Consider for example the value of the transactions that your bank maintains for your checking account if a malicious attack were launched against your bank and the attackers were able to successfully delete or modify the transactions for your checking account that took place in the last few days then we would almost certainly consider that act to have caused more harm more damage than if the same attackers had modified transaction data for your account where the transactions were 8 or 10 years old.

     this situation speaks to the relationship between the value of information and time most modern information scientists believe that the value of an information asset degrades over time according to an exponential decay function and this simply means that as a general rule on average newer data is usually more valuable than older data in order for an attack.

    How Attackers work to gain access to Information (Method  - Opportunity - Motive)

     to succeed an attacker needs method, opportunity, and motive and you can remember these by the acronym MOM.

       The Method here refers to the skill the knowledge the tools and so forth which are necessary in order for an attack to be attempted.

     Opportunity refers to the time and the necessary access that is required in order for an attack to be attempted.

     Motive is simply a reason to attempt an attack from an information security perspective.

     If any of these three items is eliminated that is if we're able to eliminate method or opportunity or motive the attack will not succeed therefore efforts aimed at defending against attacks on information infrastructure can target one or more of these three items method opportunity or motive.

    Methods of Defense against Attacks

     Speaking more specifically we have six approaches that we can use to defend our information systems.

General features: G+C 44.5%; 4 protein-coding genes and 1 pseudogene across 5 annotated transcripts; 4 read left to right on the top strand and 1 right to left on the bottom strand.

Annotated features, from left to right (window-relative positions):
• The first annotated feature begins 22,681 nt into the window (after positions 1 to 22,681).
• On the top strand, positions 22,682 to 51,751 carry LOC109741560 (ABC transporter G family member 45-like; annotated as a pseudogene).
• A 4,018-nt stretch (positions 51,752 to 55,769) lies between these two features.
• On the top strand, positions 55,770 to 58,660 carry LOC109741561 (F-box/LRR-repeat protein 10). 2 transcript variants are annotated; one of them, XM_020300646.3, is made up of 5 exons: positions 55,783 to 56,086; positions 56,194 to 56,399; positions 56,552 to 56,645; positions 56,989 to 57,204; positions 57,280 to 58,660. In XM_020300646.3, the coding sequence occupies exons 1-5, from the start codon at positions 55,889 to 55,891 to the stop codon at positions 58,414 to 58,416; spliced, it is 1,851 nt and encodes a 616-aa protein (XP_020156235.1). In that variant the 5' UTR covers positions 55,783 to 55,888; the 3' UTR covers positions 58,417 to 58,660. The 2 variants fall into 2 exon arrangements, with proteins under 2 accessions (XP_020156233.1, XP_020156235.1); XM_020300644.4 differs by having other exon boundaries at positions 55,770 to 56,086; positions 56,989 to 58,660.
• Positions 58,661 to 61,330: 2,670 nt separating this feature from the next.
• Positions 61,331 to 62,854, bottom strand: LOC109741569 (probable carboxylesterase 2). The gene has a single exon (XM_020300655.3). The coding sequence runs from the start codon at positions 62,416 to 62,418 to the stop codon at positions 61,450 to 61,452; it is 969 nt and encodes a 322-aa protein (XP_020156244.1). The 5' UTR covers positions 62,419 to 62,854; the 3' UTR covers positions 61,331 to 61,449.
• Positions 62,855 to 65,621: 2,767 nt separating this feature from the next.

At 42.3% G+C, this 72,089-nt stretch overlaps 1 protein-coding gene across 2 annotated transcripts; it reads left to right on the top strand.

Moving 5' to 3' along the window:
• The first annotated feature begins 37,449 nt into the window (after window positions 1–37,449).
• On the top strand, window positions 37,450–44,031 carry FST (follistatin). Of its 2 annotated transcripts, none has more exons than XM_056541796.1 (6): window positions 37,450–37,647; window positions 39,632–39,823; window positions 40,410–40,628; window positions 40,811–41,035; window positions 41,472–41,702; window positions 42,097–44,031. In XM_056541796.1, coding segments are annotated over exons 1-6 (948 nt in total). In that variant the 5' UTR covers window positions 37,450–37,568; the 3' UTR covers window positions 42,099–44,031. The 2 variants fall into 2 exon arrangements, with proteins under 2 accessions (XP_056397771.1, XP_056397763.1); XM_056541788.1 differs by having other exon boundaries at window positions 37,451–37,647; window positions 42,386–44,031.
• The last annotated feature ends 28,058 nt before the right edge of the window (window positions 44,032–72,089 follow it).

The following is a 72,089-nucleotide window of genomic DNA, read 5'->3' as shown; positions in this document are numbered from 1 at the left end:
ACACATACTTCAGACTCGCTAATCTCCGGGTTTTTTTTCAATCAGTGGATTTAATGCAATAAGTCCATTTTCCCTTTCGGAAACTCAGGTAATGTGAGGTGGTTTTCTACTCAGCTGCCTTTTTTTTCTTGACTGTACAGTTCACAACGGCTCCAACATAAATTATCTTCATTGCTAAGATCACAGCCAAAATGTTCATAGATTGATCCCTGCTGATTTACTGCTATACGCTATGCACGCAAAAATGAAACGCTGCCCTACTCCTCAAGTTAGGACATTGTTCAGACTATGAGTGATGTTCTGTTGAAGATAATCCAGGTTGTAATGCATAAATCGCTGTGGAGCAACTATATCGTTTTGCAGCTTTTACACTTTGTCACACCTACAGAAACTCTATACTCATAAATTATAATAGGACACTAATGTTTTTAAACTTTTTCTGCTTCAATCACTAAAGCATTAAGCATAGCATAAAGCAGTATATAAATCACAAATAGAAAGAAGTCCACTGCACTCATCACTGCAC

1.Prevent Attacks -

     the first of these approaches is prevention and this is accomplished by blocking an attack or by entirely closing or eliminating a vulnerability remember that attack occurs when a human being intentionally exploits a vulnerability if we are therefore able to close or entirely eliminate that vulnerability the attack cannot occur.

    2.Deter Attack -

    our second method of defense is to deter an attack and deterrence involves a strategy in which we attempt to make the attack more difficult to accomplish.

    3.Deflect Attack -

     Our third method is to deflect an attack and deflection involves providing another target for the attacker which seems to be more attractive than the original target in this way the attacker will pursue a target that is less valuable to us.

    4.Mitigate Attack -

     fourth we can mitigate an attack that is we can take steps to make the impact of an attack less severe if we are unable to prevent deter or deflect an attack our best strategy is to have mechanisms in place which will contain the damage.

    5.Detect Attack -

     our fifth method of defense is the detection and this can refer to detecting an attack while it is in progress or after it has taken place if we're able to detect an attack while it is underway we may be able to stop it but it is also important to realize that detecting an attack after it has taken place also has great value if we're able to detect an attack after it has taken place we may be able to repair and what's more we may be able to learn from the attack that is how is our system compromised and we can then use that information to hopefully close a vulnerability thus preventing a similar attack in the future.

    6.Recovery From Attack -

     and finally, our sixth method of defense is to recover from an attack we need to have mechanisms in place such as backup copies of data organizational protocols, etc that allow us to quickly recover from a successful attack if an attacker finds that the effects of their attack are quickly fixed then they are less likely to attack us in the future.